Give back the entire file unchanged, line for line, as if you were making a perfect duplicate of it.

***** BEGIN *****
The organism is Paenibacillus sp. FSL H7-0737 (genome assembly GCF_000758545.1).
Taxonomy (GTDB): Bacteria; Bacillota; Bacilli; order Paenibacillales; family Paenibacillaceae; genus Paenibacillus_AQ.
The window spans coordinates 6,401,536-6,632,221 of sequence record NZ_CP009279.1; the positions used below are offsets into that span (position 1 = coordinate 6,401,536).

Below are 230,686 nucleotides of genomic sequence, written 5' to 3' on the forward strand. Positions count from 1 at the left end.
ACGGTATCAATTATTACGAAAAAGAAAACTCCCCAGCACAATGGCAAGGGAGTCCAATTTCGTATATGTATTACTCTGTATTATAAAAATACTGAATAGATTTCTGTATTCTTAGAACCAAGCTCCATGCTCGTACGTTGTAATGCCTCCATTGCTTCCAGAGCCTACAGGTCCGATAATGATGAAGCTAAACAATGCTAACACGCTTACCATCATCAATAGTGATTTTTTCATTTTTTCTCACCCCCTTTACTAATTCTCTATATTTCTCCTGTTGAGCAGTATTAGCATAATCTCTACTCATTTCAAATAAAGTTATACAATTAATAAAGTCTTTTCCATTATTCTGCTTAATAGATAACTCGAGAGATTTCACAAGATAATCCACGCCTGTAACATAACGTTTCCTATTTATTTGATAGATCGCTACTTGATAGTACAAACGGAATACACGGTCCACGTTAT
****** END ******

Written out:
The organism is Paenibacillus sp. FSL H7-0737 (genome assembly GCF_000758545.1).
Taxonomy (GTDB): Bacteria; Bacillota; Bacilli; order Paenibacillales; family Paenibacillaceae; genus Paenibacillus_AQ.
The window spans coordinates 6,401,536-6,632,221 of sequence record NZ_CP009279.1; the positions used below are offsets into that span (position 1 = coordinate 6,401,536).

Below are 230,686 nucleotides of genomic sequence, written 5' to 3' on the forward strand. Positions count from 1 at the left end.
ACGGTATCAATTATTACGAAAAAGAAAACTCCCCAGCACAATGGCAAGGGAGTCCAATTTCGTATATGTATTACTCTGTATTATAAAAATACTGAATAGATTTCTGTATTCTTAGAACCAAGCTCCATGCTCGTACGTTGTAATGCCTCCATTGCTTCCAGAGCCTACAGGTCCGATAATGATGAAGCTAAACAATGCTAACACGCTTACCATCATCAATAGTGATTTTTTCATTTTTTCTCACCCCCTTTACTAATTCTCTATATTTCTCCTGTTGAGCAGTATTAGCATAATCTCTACTCATTTCAAATAAAGTTATACAATTAATAAAGTCTTTTCCATTATTCTGCTTAATAGATAACTCGAGAGATTTCACAAGATAATCCACGCCTGTAACATAACGTTTCCTATTTATTTGATAGATCGCTACTTGATAGTACAAACGGAATACACGGTCCACGTTAT